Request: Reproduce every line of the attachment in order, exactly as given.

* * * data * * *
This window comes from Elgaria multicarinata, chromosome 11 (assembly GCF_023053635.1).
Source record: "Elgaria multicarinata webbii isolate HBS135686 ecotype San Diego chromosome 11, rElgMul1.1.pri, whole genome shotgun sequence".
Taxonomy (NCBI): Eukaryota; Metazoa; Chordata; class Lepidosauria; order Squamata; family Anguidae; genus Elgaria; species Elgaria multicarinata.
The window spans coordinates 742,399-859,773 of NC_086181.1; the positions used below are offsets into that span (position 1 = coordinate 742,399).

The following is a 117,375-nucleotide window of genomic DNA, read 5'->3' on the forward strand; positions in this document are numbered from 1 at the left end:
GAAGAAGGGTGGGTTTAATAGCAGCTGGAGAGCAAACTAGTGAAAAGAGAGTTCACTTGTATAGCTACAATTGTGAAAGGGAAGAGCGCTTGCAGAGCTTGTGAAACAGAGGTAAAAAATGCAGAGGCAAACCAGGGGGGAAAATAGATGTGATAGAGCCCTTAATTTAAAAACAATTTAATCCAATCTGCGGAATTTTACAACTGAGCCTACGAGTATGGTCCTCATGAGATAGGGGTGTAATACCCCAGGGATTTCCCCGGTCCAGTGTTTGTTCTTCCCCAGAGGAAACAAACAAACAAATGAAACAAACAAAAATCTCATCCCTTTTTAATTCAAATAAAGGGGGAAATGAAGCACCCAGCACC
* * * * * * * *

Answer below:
This window comes from Elgaria multicarinata, chromosome 11 (assembly GCF_023053635.1).
Source record: "Elgaria multicarinata webbii isolate HBS135686 ecotype San Diego chromosome 11, rElgMul1.1.pri, whole genome shotgun sequence".
Taxonomy (NCBI): Eukaryota; Metazoa; Chordata; class Lepidosauria; order Squamata; family Anguidae; genus Elgaria; species Elgaria multicarinata.
The window spans coordinates 742,399-859,773 of NC_086181.1; the positions used below are offsets into that span (position 1 = coordinate 742,399).

The following is a 117,375-nucleotide window of genomic DNA, read 5'->3' on the forward strand; positions in this document are numbered from 1 at the left end:
GAAGAAGGGTGGGTTTAATAGCAGCTGGAGAGCAAACTAGTGAAAAGAGAGTTCACTTGTATAGCTACAATTGTGAAAGGGAAGAGCGCTTGCAGAGCTTGTGAAACAGAGGTAAAAAATGCAGAGGCAAACCAGGGGGGAAAATAGATGTGATAGAGCCCTTAATTTAAAAACAATTTAATCCAATCTGCGGAATTTTACAACTGAGCCTACGAGTATGGTCCTCATGAGATAGGGGTGTAATACCCCAGGGATTTCCCCGGTCCAGTGTTTGTTCTTCCCCAGAGGAAACAAACAAACAAATGAAACAAACAAAAATCTCATCCCTTTTTAATTCAAATAAAGGGGGAAATGAAGCACCCAGCACC